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fre·mo·cen·trist (f'mō-sĕn'trĭst) n. one who deeply believes all in the universe revolves around the Seattle neighborhood of Fremont - fremocentric adj. see Kirby Lindsay
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fre·mo·cen·trist (f'mō-sĕn'trĭst) n. one who deeply believes all in the universe revolves around the Seattle neighborhood of Fremont - fremocentric adj. see Kirby Lindsay
           
       The Archives: Published Feb 22, 2010 - The Fremocentrist
GLOBAL READING CHAMPS

by Kirby Lindsay

Global Reading Champs img1On Wednesday, February 24, a very important, and very popular, all-school assembly will take place at B.F. Day Elementary.  This is the first level of the Global Reading Challenge - a program of Seattle Public Library (SPL) for Seattle Public School students – and it will feature 4th & 5th graders, divided into teams of seven students each, responding to questions about 10 specific books.

According to School Librarian Gil Hedges-Blanquez (or ‘Mr. Gil’ as he is known to simply everyone at the school), B.F. Day has participated in this competition since 2002, when they won the entire Challenge.  Then, in 2009, they took first place again!

Competitive Reading?

Mary Palmer, Children’s Librarian at the SPL Downtown Branch, reported that 45 Seattle schools will take part in the Challenge this year, including Greenwood, Broadview-Thompson, and John Stanford International (a complete list is available on the Global Reading home page).

The list of books team members must read comes from the SPL, who posted the books for 2010 last November.  According to Palmer, librarians, teachers and students can give input on which titles are selected, although the books must fit four criteria:

Mr. Gil praised the titles selected as wonderfully diverse.  To get on a team, Mr. Gil explained, B.F. Day teachers require that students read all ten books.  From there, he has recommended that teams divide up the list, and members select two titles on which to specialize.

When the first competition begins, Mr. Gil reported, “it’s quite a spectacle!”  As teams compete in semi-final rounds, younger students and classmates cheer on chosen favorites.  Everyone picks a team – by friendship, kinship or a ‘Reading Buddies’ relationship – to cheer on.  Competitors answer questions – true or false, multiple choice and short answer – in written form, and after consultation among team members.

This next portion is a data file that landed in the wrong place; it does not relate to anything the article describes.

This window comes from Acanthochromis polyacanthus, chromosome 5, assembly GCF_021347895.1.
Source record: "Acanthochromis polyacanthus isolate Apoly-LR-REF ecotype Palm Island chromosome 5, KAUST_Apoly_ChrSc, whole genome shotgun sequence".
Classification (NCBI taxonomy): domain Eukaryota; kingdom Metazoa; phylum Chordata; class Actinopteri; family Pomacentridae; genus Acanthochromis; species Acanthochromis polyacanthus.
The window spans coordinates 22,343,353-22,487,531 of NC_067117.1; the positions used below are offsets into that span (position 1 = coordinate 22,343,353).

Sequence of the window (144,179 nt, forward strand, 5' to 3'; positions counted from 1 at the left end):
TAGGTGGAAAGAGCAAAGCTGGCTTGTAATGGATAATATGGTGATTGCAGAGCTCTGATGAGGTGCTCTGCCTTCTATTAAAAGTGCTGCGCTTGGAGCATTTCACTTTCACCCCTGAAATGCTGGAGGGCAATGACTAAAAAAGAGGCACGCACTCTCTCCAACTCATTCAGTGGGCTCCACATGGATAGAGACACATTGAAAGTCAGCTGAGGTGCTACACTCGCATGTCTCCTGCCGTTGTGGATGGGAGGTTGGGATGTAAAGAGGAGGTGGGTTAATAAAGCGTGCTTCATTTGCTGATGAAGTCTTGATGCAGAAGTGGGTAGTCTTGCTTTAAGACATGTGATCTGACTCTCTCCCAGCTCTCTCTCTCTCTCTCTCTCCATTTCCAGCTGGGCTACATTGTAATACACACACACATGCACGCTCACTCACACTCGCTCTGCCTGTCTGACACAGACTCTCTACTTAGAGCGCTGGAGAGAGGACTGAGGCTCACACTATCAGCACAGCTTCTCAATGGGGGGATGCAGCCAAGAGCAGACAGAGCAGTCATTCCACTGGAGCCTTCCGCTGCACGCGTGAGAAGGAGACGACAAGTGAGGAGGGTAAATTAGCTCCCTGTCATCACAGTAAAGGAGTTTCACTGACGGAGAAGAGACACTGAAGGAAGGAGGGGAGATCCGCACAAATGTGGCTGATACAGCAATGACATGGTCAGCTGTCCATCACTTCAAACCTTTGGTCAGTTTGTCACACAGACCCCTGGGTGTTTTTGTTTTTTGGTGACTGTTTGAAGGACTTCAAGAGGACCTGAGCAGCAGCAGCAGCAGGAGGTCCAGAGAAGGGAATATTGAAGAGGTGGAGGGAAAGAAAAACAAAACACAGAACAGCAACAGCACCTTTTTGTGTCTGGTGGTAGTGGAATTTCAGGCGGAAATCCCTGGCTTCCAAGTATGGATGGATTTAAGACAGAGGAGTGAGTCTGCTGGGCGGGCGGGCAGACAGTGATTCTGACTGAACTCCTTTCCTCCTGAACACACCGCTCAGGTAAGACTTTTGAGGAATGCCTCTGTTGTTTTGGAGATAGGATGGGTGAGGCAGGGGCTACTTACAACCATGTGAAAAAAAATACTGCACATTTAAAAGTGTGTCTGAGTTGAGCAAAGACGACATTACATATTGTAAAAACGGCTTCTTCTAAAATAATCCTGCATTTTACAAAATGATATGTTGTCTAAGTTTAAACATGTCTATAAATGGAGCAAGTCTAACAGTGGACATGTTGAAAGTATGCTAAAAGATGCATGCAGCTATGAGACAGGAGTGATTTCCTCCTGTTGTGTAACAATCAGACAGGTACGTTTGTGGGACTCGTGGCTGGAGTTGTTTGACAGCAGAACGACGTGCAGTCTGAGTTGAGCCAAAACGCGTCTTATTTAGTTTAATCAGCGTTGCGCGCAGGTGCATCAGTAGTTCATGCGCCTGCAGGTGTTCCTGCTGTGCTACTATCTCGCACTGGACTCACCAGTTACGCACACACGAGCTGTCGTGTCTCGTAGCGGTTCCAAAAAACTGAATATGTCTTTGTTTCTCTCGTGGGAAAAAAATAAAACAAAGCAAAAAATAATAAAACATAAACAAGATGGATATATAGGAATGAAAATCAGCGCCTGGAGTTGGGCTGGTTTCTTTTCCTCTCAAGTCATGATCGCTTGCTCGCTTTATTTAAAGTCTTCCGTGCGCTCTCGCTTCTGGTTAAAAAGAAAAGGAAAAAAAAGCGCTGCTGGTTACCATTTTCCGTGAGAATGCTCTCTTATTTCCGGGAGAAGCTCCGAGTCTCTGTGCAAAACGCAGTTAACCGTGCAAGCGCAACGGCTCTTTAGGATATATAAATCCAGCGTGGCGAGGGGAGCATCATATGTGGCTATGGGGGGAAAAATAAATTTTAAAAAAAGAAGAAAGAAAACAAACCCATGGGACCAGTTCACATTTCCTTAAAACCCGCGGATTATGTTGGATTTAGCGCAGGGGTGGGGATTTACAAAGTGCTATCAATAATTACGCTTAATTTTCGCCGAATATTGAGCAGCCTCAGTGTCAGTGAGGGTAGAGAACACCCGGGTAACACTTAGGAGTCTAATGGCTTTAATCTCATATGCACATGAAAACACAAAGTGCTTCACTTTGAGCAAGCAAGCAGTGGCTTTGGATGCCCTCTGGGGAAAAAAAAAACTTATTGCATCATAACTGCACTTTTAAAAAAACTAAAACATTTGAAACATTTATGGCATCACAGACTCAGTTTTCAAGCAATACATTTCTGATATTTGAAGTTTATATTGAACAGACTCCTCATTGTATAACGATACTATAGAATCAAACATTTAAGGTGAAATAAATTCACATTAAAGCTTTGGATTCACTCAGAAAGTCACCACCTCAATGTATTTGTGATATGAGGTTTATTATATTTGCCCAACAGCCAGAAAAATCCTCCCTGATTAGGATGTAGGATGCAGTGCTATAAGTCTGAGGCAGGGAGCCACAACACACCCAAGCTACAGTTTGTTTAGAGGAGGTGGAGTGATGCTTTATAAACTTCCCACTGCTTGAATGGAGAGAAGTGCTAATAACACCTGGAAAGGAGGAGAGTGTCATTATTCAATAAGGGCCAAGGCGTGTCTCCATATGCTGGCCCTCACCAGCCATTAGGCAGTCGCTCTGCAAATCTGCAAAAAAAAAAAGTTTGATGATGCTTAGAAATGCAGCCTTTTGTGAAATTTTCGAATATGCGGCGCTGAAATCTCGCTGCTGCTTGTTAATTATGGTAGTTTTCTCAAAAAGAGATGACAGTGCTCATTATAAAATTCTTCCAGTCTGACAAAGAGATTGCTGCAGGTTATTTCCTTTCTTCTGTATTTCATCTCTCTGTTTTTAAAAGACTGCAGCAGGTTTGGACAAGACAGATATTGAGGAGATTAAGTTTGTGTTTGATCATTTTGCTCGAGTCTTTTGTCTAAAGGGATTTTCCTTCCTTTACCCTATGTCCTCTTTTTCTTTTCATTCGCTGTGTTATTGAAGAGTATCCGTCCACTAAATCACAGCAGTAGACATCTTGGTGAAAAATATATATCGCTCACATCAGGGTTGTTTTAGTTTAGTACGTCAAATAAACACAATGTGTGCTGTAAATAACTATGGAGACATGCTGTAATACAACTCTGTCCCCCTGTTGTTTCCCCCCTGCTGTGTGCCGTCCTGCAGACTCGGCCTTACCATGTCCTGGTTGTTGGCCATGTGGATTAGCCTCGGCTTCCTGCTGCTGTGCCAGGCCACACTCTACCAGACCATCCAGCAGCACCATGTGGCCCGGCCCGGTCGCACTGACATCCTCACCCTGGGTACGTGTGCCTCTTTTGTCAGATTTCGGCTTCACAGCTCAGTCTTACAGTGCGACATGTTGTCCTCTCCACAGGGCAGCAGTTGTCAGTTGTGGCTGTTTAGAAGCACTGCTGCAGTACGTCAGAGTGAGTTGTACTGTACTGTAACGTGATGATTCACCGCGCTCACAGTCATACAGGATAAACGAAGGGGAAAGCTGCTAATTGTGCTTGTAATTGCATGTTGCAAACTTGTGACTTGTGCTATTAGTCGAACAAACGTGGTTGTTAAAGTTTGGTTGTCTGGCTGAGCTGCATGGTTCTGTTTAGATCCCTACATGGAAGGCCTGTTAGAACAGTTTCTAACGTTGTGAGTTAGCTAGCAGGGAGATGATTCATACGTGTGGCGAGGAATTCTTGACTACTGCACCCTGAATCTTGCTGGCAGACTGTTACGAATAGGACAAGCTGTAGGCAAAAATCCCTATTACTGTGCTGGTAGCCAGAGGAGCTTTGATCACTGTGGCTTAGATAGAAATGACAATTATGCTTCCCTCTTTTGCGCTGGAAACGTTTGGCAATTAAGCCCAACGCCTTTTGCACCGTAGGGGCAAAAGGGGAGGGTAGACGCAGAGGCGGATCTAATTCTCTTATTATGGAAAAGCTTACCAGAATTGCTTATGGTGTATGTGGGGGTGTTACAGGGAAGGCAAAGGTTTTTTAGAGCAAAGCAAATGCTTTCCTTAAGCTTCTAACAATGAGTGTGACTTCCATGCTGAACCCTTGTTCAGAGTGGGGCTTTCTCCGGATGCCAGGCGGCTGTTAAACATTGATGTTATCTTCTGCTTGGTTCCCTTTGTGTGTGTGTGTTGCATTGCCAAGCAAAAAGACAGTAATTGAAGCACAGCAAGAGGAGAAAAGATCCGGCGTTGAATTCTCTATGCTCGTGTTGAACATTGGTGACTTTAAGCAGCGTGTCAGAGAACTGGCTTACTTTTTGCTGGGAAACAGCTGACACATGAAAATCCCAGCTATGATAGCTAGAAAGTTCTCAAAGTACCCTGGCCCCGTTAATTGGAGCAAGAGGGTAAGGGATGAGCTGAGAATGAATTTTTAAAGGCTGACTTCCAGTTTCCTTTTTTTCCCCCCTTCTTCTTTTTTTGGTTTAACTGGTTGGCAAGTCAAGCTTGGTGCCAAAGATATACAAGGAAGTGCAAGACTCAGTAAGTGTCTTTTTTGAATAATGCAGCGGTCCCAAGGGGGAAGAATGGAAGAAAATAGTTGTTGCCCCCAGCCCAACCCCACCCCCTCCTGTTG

The top two teams at B.F. Day will compete against two teams from each of the other Seattle Schools – and the top two teams will emerge.  These teams will proceed to the global portion of the competition – a ‘face off’ against two finalist teams from schools of Fraser Valley and Coquitlam, British Columbia, Canada.

Team Sponsors?

Originally, Seattle Schools competed against schools from Kalamazoo, Michigan.  Palmer started the program in Kalamazoo, where she once worked, and brought it with her to Seattle.  “It just became too large,” to organize with Michigan, Palmer admitted.  Competition against the B.C. schools has proven easier, as the teams never travel to B.C.  The final competitions take place by video conferencing.

“The kids look forward to it,” Mr. Gil repeated several times.  The program promotes teamwork, reading and writing plus encouraging younger kids, through a truly fun atmosphere.  He voiced concern over budget cuts jeopardizing a truly outstanding opportunity, but Palmer quickly pointed out that the Challenge isn’t funded by the SPL budget.

Instead, generous outside sources – Target, the Seattle Public Library Foundation, Northwest Literacy Foundation and the Ballard Rotary Club – sponsor this program.  As Palmer expressed her gratitude to organizations that make the Challenge possible, she also admitted, “it makes a sport of reading.”

So, Fremonsters everywhere may don their cheerleading gear and root on our favorite team – GO B.F. DAY!!


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